Those Pesky Extra Paychecks – As I said at the start, most of you are probably already looking at that last one and saying, “Good idea in concept…” It’s just something to think about. Here’s something else to think about. Most of us get paid every week or every two weeks. That means that when we do our budget, we figure either two or four paychecks, even if it’s just in our head. Then around twice if we get paid every two weeks, or four times if once a week, we get this extra check because of how the pay period falls. Usually that extra paycheck is used to catch up. What if you always just saved those extra checks with no other thought to it? You should already be making it on your regular monthly budget. Just save it.

Tips – The biggest mistake I’ve always made with tip jobs is that I have this cash in one hand and a cold pizza in the other and I’m like, “Well, I have money. What can I do with it.?” This isn’t as bad as it sounds. Sometimes it’s that I need to set it aside to pay the electric bill in a couple of days, but even then it’s still a mistake. Most pizza delivery jobs I’ve had pay once a week. The truth is that I should have always done two things, and two things only, with my money after work. The first was to fill my gas tank. The second was to not touch any of the rest of it until I get my paycheck. Why? Well, because unless you’re living off what you make off your check and using your tips for whatever, you should budget your tip money the same way you budget the rest of your money. Just pretend that you get your tips on the same check. Oh, and save the extra tip paychecks just as in the last section.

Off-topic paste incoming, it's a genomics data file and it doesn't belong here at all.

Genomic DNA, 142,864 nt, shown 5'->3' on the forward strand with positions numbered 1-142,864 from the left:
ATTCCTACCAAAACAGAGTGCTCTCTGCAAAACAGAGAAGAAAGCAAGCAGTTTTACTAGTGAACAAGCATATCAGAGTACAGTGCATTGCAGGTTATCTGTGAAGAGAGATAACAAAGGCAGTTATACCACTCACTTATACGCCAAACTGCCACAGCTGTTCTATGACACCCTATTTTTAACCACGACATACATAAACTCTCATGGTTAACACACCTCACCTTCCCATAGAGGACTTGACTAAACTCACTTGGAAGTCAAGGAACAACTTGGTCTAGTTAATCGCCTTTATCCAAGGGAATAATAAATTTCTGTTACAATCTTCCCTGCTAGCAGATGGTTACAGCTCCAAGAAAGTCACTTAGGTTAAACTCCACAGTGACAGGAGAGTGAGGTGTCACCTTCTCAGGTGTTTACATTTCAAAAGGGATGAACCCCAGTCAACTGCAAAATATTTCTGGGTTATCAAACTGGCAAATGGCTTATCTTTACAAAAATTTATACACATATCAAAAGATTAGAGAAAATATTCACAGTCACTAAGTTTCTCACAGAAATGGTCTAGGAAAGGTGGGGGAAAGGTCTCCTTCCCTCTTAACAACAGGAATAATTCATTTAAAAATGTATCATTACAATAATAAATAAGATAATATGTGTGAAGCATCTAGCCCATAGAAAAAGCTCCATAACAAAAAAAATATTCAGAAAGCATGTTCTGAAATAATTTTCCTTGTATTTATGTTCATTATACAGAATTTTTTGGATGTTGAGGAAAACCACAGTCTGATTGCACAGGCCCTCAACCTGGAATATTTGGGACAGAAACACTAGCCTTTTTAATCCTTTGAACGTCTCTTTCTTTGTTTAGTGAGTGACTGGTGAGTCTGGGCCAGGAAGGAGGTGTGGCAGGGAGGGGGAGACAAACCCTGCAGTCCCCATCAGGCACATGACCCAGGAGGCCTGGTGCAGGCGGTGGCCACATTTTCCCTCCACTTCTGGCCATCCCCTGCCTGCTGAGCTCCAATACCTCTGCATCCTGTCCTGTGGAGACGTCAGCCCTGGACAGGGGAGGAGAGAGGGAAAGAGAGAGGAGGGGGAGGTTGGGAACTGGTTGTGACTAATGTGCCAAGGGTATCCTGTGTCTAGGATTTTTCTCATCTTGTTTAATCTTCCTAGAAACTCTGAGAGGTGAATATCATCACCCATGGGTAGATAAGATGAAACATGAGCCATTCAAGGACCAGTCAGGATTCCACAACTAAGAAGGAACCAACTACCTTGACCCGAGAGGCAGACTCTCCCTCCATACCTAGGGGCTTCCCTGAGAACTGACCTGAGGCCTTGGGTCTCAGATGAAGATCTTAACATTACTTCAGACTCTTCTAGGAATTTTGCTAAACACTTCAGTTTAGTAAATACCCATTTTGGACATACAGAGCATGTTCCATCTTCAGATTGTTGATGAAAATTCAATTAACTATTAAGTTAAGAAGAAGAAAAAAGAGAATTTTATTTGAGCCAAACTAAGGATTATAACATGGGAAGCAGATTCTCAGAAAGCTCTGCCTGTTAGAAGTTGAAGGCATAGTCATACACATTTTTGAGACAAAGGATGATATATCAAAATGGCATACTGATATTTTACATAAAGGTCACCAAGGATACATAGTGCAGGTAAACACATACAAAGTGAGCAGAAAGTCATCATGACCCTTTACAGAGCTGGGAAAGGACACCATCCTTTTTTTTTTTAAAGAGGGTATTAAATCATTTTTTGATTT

Create Extra Paychecks – Each time you get paid, look in your checking account and note how much you have in there. Make it a goal to have more than that in there the next paycheck, but not by getting behind on your bills. The purpose of this exercise is to do as much as you can with the money you have to pay your bills and other expenses, but steadily increase the extra money in your checking account. Then when the amount in your checking account is more than your average paycheck, when you get your current paycheck, just save the new one. Try to do this once every four months.

Tax Returns – First of all, let’s get something straight. The money you get back on a tax return was technically your money all along. In this way, it is better if you don’t get a return, but are instead ready to pay the IRS what you owe them at tax time. I won’t go any further than that in explanation, because that’s not the purpose of this section. When you do get a tax return, provided it’s not garnished for something, here is what you should do rather than spending it. You should divide the total by twelve, and only use that much from it a month for the next year. $4,800 that would be wasted now becomes $200 extra breathing room each month. Just saying.